Rant: Mark Wahlberg Is Not That Funny, And We Need To Stop Telling Him He Is
In the first phase of Mark Wahlberg's screen career, we were just amazed he could act, period. The man who had once roamed the world with his own funky bunch should have been laughed out of Hollywood like every other rapper-turned-actor, but he showed up in Boogie Nights playing the gradually less insecure and young Dirk Diggler, and an actual movie star was born.
In many ways he's still that same stern-jawed, dead-serious movie star, but a second phase of Mark Wahlberg's career has been going on for a few years now, starting with I Heart Huckabees, dipping into his Oscar-nominated turn in The Departed, ramping up with a cameo in Date Night and now culminating in The Other Guys. This phase is "Mark Wahlberg: Comedian," and this phase needs to end immediately before the damage continues.
It was fun when we were all discovering Wahlberg's latent sense of humor, watching him pop up as a supporting character in Huckabees or The Departed with crack comic timing, or even parody himself on SNL as a good-humored response to Andy Samberg's brilliant Mark Wahlberg Talks To Animals. But Samberg was on to something in that skit that we all chose to ignore. We laugh with Wahlberg when he's playing off his trademark intensity, but we laugh at him when he doesn't realize he's still being way too intense to be funny. The way he talks to the chicken? That's how he talks to everyone in the scene with him in all of his comedies, and it's been funny this whole time because we never put up with it for longer than a minute-long bit in a scene.
But now there's The Other Guys, the first time Wahlberg has been bumped up to second-billed comedian, and in his defense, he doesn't kill the movie entirely. The Other Guys is funny throughout and Wahlberg does what he can, playing a hothead cop-- well, duh-- who also has a penchant for dancing and constantly proclaims he's a peacock who needs to fly. But there's something about Wahlberg that's just off throughout the whole movie, holding jokes out too long or jumping into retorts too quickly, always feeling on the wrong foot against Will Ferrell's well-honed comic timing. The best joke is the mere idea that Mark Wahlberg is playing Will Ferrell's partner, and from there it's a series of diminishing returns as he attempts to combine action-hero skills with the goofy, ready-for-anything energy of an Adam McKay movie.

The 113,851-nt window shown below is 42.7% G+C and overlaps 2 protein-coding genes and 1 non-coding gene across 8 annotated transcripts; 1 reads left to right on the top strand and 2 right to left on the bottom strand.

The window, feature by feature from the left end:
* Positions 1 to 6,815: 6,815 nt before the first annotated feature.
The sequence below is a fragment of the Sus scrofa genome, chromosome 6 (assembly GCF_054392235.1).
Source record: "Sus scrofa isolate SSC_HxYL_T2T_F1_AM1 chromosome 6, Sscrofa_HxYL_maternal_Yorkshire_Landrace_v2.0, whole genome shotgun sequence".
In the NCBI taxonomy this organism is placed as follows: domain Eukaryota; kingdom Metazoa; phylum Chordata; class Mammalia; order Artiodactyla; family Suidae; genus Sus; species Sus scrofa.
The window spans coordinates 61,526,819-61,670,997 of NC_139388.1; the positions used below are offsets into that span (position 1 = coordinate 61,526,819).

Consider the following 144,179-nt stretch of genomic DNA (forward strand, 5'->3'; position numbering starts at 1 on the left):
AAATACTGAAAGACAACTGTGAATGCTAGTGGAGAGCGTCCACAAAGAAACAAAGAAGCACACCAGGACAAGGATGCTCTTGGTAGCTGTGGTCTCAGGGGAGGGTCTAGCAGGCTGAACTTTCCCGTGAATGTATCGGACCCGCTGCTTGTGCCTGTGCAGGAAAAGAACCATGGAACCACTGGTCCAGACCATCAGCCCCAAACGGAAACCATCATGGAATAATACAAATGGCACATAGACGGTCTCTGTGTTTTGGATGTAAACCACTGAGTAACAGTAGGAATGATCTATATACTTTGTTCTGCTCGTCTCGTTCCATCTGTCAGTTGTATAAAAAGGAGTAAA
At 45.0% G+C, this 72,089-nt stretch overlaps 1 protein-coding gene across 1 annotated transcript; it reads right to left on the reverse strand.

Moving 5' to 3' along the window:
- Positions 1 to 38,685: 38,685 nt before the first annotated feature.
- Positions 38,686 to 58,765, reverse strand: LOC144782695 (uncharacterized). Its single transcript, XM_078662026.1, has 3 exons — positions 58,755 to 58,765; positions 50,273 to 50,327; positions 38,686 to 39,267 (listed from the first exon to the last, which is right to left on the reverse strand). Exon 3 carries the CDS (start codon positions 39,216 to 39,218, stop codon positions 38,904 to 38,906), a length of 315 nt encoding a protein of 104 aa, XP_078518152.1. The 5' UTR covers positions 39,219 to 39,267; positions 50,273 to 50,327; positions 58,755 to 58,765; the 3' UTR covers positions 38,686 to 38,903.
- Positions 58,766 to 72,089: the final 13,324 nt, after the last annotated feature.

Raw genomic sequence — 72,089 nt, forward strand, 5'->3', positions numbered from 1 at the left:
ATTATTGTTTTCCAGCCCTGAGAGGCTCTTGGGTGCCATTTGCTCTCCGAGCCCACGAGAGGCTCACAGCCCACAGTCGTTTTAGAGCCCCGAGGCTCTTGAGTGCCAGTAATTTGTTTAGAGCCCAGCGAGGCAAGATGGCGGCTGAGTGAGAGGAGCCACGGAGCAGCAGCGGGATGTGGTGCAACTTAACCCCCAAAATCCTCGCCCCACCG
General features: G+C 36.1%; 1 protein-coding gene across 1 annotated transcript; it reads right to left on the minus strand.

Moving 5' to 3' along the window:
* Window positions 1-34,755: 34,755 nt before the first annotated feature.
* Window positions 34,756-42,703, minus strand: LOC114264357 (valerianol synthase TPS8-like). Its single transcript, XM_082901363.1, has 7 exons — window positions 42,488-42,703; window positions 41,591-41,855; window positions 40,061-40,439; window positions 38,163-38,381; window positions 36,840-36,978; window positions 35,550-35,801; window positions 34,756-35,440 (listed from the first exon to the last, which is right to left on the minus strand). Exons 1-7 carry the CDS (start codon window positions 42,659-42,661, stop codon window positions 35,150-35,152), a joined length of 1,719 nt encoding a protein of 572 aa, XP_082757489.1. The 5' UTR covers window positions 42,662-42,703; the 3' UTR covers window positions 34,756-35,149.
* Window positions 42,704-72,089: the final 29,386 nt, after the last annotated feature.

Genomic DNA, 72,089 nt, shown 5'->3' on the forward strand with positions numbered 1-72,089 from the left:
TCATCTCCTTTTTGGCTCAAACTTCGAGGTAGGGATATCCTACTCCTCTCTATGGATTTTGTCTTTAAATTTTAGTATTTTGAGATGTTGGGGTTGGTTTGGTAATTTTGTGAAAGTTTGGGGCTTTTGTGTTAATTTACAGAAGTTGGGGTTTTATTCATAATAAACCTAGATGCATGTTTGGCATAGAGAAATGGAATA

It's not Mark Wahlberg's fault that he isn't as funny as we want him to be. It would be an extraordinary stroke of luck for someone to be a competent musician, actor and comedian at the same time, and he really is pretty funny when kept in the background and given enough good lines to say. But as good as The Other Guys is without him, it really needs to be a sign that Wahlberg's short-lived career as comedic leading man is over. He gave it a shot, it didn't work out, what are you gonna do? He'll do just fine without more opportunities to pour coffee on Will Ferrell for an entire movie. In fact, if he pops up for 5 minutes in the next Ferrell-McKay movie to do just that, it'll be the best of both worlds-- just a little bit of Wahlberg, who knows when to step back and let the comedy professionals take over.
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